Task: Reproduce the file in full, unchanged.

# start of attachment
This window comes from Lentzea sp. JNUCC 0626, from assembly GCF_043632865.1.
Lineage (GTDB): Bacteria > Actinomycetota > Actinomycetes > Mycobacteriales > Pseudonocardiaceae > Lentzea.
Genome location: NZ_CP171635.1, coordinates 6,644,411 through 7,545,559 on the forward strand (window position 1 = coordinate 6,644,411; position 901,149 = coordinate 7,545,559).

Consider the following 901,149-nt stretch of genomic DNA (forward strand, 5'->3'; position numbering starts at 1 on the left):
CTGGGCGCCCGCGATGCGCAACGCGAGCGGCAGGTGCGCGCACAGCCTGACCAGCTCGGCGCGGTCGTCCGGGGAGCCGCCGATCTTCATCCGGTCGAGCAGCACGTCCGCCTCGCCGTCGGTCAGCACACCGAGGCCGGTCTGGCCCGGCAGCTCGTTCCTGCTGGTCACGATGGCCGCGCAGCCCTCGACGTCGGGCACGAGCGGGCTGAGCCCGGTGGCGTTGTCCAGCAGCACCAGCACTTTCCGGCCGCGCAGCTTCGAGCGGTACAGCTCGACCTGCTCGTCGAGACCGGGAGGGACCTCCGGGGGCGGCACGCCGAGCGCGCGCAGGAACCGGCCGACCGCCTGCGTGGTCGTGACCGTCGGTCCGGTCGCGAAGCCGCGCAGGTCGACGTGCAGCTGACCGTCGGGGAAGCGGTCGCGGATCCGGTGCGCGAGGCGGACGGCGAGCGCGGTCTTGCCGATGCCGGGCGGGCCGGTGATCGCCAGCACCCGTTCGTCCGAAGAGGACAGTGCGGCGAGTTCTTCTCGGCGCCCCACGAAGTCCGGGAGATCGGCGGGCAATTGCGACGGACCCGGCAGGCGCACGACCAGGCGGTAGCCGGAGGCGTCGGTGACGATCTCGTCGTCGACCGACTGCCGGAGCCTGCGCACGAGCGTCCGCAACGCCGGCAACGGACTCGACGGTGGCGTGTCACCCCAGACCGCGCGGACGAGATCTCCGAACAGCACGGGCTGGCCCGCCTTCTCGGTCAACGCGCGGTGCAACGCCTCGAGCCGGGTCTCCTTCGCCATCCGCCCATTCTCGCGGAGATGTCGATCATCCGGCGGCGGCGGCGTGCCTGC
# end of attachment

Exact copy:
This window comes from Lentzea sp. JNUCC 0626, from assembly GCF_043632865.1.
Lineage (GTDB): Bacteria > Actinomycetota > Actinomycetes > Mycobacteriales > Pseudonocardiaceae > Lentzea.
Genome location: NZ_CP171635.1, coordinates 6,644,411 through 7,545,559 on the forward strand (window position 1 = coordinate 6,644,411; position 901,149 = coordinate 7,545,559).

Consider the following 901,149-nt stretch of genomic DNA (forward strand, 5'->3'; position numbering starts at 1 on the left):
CTGGGCGCCCGCGATGCGCAACGCGAGCGGCAGGTGCGCGCACAGCCTGACCAGCTCGGCGCGGTCGTCCGGGGAGCCGCCGATCTTCATCCGGTCGAGCAGCACGTCCGCCTCGCCGTCGGTCAGCACACCGAGGCCGGTCTGGCCCGGCAGCTCGTTCCTGCTGGTCACGATGGCCGCGCAGCCCTCGACGTCGGGCACGAGCGGGCTGAGCCCGGTGGCGTTGTCCAGCAGCACCAGCACTTTCCGGCCGCGCAGCTTCGAGCGGTACAGCTCGACCTGCTCGTCGAGACCGGGAGGGACCTCCGGGGGCGGCACGCCGAGCGCGCGCAGGAACCGGCCGACCGCCTGCGTGGTCGTGACCGTCGGTCCGGTCGCGAAGCCGCGCAGGTCGACGTGCAGCTGACCGTCGGGGAAGCGGTCGCGGATCCGGTGCGCGAGGCGGACGGCGAGCGCGGTCTTGCCGATGCCGGGCGGGCCGGTGATCGCCAGCACCCGTTCGTCCGAAGAGGACAGTGCGGCGAGTTCTTCTCGGCGCCCCACGAAGTCCGGGAGATCGGCGGGCAATTGCGACGGACCCGGCAGGCGCACGACCAGGCGGTAGCCGGAGGCGTCGGTGACGATCTCGTCGTCGACCGACTGCCGGAGCCTGCGCACGAGCGTCCGCAACGCCGGCAACGGACTCGACGGTGGCGTGTCACCCCAGACCGCGCGGACGAGATCTCCGAACAGCACGGGCTGGCCCGCCTTCTCGGTCAACGCGCGGTGCAACGCCTCGAGCCGGGTCTCCTTCGCCATCCGCCCATTCTCGCGGAGATGTCGATCATCCGGCGGCGGCGGCGTGCCTGC